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Fiscal Reform for a Stronger Fairer and Cleaner Mexican Economy

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  • Nicola Brandt
  • Rodrigo Paillacar

Abstract

With slow growth and high inequality Mexico needs investments in infrastructure, education and social policies. Mexico has increased spending in all of these areas. This was easily financed thanks to fiscal reforms in 2007 and 2009 as well as high oil prices in recent years. Oil revenues, which account for around one third of budgetary receipts, are highly volatile, especially due to price movements, and the prospects for production are uncertain, even though less so than in previous years. Mexico has the lowest tax revenues as a share of GDP in the OECD and much of Latin America, even when oil-related revenues are included. The government should improve the efficiency of its public spending. Mexico spends significant sums on energy subsidies, which are in large part captured by higher-income groups. Moreover, these subsidies are not in line with Mexico’s ambitious goals to reduce greenhouse gas (GHG) emissions. These subsidies should be gradually withdrawn in line with the government’s goals. Extending cash benefits to the poor instead would be much more efficient to fight poverty and help citizens and the economy as a whole to buffer income shocks. Agricultural spending should be re-structured to finance more investment in public goods and less support for producers, which has proven ineffective in increasing agricultural productivity. Broadening the tax base by withdrawing some of the most distortive tax expenditures would make an important contribution to strengthen revenues. This would also help make the tax system simpler, thus reducing compliance costs as well as opportunities for tax avoidance and evasion. Efforts to enhance tax enforcement should continue. Une réforme des finances publiques pour une économie mexicaine plus forte, plus juste et plus saine With slow growth and high inequality Mexico needs investments in infrastructure, education and social policies. Mexico has increased spending in all of these areas. This was easily financed thanks to fiscal reforms in 2007 and 2009 as well as high oil prices in recent years. Oil revenues, which account for around one third of budgetary receipts, are highly volatile, especially due to price movements, and the prospects for production are uncertain, even though less so than in previous years. Mexico has the lowest tax revenues as a share of GDP in the OECD and much of Latin America, even when oil-related revenues are included. The government should improve the efficiency of its public spending. Mexico spends significant sums on energy subsidies, which are in large part captured by higher-income groups. Moreover, these subsidies are not in line with Mexico’s ambitious goals to reduce greenhouse gas (GHG) emissions. These subsidies should be gradually withdrawn in line with the government’s goals. Extending cash benefits to the poor instead would be much more efficient to fight poverty and help citizens and the economy as a whole to buffer income shocks. Agricultural spending should be re-structured to finance more investment in public goods and less support for producers, which has proven ineffective in increasing agricultural productivity. Broadening the tax base by withdrawing some of the most distortive tax expenditures would make an important contribution to strengthen revenues. This would also help make the tax system simpler, thus reducing compliance costs as well as opportunities for tax avoidance and evasion. Efforts to enhance tax enforcement should continue.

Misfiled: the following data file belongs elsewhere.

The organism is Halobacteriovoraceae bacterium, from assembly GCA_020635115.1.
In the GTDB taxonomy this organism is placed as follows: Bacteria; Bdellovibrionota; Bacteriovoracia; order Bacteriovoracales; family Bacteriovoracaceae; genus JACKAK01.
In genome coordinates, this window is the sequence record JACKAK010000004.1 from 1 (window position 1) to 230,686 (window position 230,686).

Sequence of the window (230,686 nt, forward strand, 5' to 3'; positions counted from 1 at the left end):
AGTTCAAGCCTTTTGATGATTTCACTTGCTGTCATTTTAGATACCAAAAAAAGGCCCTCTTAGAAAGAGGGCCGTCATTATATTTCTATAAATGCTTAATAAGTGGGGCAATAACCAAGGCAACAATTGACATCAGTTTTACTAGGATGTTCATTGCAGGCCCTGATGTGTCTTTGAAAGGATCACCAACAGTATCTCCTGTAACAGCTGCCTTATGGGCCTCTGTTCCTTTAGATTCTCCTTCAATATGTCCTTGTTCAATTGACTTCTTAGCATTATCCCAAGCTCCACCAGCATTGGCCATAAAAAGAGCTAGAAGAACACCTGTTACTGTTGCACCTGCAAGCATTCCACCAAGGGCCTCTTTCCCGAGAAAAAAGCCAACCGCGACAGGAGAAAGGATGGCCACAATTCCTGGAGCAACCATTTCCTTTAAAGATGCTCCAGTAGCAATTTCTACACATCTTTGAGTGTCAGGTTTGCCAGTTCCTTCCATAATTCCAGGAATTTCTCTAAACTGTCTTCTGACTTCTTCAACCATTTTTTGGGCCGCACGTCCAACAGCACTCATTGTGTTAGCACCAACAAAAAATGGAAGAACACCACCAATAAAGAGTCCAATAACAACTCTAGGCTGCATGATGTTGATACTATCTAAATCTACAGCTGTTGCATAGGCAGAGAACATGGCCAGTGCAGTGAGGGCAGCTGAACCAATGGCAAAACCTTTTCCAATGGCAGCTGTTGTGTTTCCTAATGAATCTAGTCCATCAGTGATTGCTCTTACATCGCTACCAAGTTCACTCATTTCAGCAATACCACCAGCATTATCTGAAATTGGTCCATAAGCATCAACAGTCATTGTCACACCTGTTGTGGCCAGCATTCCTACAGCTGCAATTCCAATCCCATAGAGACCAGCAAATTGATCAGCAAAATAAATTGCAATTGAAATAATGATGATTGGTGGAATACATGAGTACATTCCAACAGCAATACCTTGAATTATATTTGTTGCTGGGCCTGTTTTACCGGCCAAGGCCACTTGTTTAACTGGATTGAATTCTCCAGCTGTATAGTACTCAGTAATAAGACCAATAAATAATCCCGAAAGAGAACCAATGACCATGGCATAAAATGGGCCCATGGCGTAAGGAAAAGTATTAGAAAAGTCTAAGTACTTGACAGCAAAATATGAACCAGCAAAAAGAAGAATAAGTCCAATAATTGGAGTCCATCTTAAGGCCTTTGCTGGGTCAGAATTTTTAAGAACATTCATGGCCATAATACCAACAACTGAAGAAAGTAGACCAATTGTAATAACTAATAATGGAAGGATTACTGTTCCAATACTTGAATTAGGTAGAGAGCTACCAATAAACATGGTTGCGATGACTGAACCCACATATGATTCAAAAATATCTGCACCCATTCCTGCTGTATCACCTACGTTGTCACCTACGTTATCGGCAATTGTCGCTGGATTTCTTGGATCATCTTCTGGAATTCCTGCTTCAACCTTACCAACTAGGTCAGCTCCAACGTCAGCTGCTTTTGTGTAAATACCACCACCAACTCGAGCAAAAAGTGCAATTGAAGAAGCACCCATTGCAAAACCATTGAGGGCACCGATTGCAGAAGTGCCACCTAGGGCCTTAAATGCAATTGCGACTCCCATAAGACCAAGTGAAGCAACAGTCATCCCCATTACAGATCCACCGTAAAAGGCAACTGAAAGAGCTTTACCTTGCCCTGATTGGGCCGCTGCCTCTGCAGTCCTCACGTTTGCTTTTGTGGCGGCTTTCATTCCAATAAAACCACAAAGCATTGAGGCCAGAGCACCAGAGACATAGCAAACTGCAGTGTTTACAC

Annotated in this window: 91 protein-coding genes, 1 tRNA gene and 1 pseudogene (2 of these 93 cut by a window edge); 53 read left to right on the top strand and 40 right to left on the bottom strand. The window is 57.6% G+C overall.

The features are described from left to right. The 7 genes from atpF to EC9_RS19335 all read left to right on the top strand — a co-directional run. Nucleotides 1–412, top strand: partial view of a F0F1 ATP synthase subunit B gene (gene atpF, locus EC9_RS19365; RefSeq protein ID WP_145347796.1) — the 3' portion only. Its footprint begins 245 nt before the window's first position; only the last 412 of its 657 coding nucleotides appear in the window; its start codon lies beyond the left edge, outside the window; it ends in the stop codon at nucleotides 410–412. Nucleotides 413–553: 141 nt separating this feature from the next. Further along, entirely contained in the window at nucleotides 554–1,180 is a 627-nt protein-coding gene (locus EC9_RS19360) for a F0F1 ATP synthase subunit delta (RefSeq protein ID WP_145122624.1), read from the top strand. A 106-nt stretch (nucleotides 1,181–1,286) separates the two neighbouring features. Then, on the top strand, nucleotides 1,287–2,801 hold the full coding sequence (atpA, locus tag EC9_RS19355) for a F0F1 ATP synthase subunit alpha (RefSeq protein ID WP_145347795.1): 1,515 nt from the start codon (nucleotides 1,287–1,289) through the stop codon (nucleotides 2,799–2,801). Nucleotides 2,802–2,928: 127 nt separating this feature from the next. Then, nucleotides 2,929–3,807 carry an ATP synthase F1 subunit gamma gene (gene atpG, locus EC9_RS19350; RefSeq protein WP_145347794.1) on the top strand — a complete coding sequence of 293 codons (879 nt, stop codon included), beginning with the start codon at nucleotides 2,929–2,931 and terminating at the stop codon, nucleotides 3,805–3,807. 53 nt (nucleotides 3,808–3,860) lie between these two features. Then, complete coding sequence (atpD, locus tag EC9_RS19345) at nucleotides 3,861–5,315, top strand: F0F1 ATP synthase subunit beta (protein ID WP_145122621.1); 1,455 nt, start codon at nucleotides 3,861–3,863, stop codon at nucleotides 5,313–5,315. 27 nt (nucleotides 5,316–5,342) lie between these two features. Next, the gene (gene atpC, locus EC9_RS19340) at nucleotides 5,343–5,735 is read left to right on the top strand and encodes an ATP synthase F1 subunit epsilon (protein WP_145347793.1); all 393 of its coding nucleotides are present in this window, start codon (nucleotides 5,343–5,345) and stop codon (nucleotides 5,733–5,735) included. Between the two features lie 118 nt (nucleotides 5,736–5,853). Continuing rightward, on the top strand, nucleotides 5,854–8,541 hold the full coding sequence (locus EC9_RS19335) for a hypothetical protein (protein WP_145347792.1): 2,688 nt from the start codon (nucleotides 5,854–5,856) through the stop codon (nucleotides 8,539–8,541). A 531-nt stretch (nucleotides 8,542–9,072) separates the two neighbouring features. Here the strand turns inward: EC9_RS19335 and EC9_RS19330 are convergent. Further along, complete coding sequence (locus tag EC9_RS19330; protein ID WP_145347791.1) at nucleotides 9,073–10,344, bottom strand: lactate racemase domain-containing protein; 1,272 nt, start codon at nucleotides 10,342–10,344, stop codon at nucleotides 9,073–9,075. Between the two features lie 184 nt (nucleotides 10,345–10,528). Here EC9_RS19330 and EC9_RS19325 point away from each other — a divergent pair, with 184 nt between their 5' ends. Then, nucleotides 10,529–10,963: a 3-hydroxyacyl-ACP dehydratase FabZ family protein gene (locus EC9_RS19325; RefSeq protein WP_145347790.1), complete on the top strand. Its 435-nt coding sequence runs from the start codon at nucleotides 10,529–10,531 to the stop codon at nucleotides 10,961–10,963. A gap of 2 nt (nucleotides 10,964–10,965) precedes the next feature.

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File URL: http://dx.doi.org/10.1787/5kg271q4vm34-en
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Bibliographic Info

Paper provided by OECD Publishing in its series OECD Economics Department Working Papers with number 904.

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Date of creation: 14 Nov 2011
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Handle: RePEc:oec:ecoaaa:904-en

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Keywords: taxation; public spending; energy subsidies; subvention énergétiques; fiscalité; dépenses publiques;

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